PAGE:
After discussing the existing monetary system, we now address the digitization of fiat currencies — in the case of the Euro area, the Euro. The debate on the digitization of the monetary system includes, above all, the discussion of whether distributed ledger technologies (DLTs), such as blockchain technology, could or should be used for issuing digital money.
Advantages of a blockchain-based Euro
The issuance of a digital Euro via a DLT system could bring considerable advantages:
- Security: In the current financial system, data is typically stored centrally on the servers of a third party, for example, the servers of a (central) bank. By using DLT, however, transaction data is stored simultaneously on a large number of computers. Decentralized storage of data would make the system more resistant to hacker attacks, as there would no longer be a single point of failure.
- Resistance to manipulation: Since transactions are stored on several computers simultaneously, it is not possible to manipulate or subsequently change transaction data. Such resistance to manipulation offers considerable advantages, especially in applications where all participants must have the same level of knowledge, but do not necessarily know and trust each other.
- Automation and programmability of money: Technological innovations such as smart contracts and peer-to-peer (micro) payments, e.g., between machines, can be realized in Euros and would not have to be processed in volatile and/or unregulated crypto assets. Smart contracts would enable internet of Things (IoT) devices connected to the DLT, such as machines, cars, and sensors, to offer services on a pay-per-use basis. A DLT-based payment system is, therefore, particularly promising in the context of the machine economy. IoT Analytics estimates that by 2025 more than 20 billion devices will be connected to the internet — three times as many devices as there are people on earth today (see IoT Analytics, 2018). Many of these devices will also be integrated into a payment network so that in a few years, this network will comprise hundreds of millions of devices. DLT is best suited for equipping millions of devices with a computer chip and, thus, also with their own digital wallet. Devices could transfer digital Euros directly from wallet to wallet, and a device would be able to receive payments and transfer money autonomously.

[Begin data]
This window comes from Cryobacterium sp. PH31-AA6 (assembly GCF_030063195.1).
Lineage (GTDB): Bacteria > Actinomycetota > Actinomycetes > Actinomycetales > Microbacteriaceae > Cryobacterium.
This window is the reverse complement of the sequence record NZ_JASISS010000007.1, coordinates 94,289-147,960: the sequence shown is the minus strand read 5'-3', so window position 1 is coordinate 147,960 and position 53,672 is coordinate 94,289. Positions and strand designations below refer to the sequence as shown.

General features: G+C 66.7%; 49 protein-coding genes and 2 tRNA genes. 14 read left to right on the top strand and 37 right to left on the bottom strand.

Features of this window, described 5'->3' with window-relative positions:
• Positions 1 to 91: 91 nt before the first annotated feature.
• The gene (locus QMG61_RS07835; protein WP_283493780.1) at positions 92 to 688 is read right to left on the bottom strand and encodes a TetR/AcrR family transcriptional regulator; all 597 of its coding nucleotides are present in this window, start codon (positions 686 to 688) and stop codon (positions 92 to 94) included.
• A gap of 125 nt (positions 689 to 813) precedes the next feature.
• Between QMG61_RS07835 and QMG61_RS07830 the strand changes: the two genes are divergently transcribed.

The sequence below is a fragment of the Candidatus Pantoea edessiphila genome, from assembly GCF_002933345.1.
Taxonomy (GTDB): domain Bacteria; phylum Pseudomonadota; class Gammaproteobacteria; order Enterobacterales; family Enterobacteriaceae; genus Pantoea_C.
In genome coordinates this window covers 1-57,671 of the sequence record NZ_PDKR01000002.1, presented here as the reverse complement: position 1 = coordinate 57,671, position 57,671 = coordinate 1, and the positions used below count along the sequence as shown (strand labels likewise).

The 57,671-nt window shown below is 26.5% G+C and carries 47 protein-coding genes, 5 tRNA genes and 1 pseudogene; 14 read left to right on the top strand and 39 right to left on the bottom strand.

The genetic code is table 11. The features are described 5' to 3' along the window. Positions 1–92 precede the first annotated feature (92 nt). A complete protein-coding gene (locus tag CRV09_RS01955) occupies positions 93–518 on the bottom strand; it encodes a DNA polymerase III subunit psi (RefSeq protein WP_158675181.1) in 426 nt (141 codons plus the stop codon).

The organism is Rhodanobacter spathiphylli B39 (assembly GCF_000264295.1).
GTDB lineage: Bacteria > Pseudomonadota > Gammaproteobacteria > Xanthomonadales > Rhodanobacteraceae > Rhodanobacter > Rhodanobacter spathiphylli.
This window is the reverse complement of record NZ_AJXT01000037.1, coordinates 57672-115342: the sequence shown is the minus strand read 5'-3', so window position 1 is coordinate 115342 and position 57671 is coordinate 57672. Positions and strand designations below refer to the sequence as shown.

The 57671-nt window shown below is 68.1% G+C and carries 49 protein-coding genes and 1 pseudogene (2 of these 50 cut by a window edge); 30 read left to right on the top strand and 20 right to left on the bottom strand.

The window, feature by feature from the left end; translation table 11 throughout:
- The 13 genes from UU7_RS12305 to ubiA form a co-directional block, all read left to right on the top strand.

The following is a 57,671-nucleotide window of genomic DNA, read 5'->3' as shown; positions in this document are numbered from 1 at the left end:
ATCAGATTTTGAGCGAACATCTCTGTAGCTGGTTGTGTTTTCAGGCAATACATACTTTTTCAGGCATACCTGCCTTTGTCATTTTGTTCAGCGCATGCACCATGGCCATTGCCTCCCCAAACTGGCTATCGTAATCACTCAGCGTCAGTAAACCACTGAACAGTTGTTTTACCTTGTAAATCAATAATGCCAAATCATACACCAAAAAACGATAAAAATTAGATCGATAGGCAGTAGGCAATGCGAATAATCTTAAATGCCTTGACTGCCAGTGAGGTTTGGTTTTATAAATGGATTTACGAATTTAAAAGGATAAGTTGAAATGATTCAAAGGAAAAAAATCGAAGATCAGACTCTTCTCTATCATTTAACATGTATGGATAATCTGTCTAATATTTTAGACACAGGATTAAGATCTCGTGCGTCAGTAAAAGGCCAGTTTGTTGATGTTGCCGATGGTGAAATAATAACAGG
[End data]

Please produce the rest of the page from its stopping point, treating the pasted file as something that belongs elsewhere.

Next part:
- Efficiency gains: Furthermore, in the case of a peer-to-peer DLT Euro system, significant efficiency gains could be achieved. The payment system could be greatly simplified, and many intermediaries would no longer be needed (e.g., clearinghouses). This would significantly reduce the costs of the payment system and process transactions faster. Significant efficiency gains would be the result, especially for cross-border payments. Nowadays, international transfers from Germany to Argentina, for example, take up to ten days and often cost up to 10% of the transfer amount in fees. The use of DLT systems could enable immediate settlement at very low transaction costs even between different currency areas.
A DLT system designed for central banks would have a different structure than most existing DLT networks, such as the Bitcoin network. Since the central bank inherits a high level of trust, it does not need to use a fully decentralized DLT system that operates completely without mutual trust, and through a distributed consensus mechanism.(iii)
The Bitcoin network, through its “proof-of-work” consensus mechanism, has managed to create a global, decentralized consensus on the conducted transactions. The proof-of-work consensus mechanism requires network participants to solve a cryptographic puzzle. The first party to correctly solve the puzzle is rewarded with a certain amount of Bitcoins from the network and acquires the right to confirm the last “block” of transactions. As a consequence, network participants do not have to rely on third parties such as (central) banks in the current financial system that decide over the validity of the conducted transactions. However, this proof-of-work consensus mechanism, which is the most secure and widespread mechanism to date, is energy-intensive and leads to a low transaction throughput in the Bitcoin network. Currently, only seven Bitcoin transactions per second are technically feasible. Other crypto assets use alternative consensus mechanisms such as “proof-of-stake” or “proof-of-authority” to overcome the scaling issues of the Bitcoin protocol. However, none of the mechanisms has so far proven to be as secure as proof of work.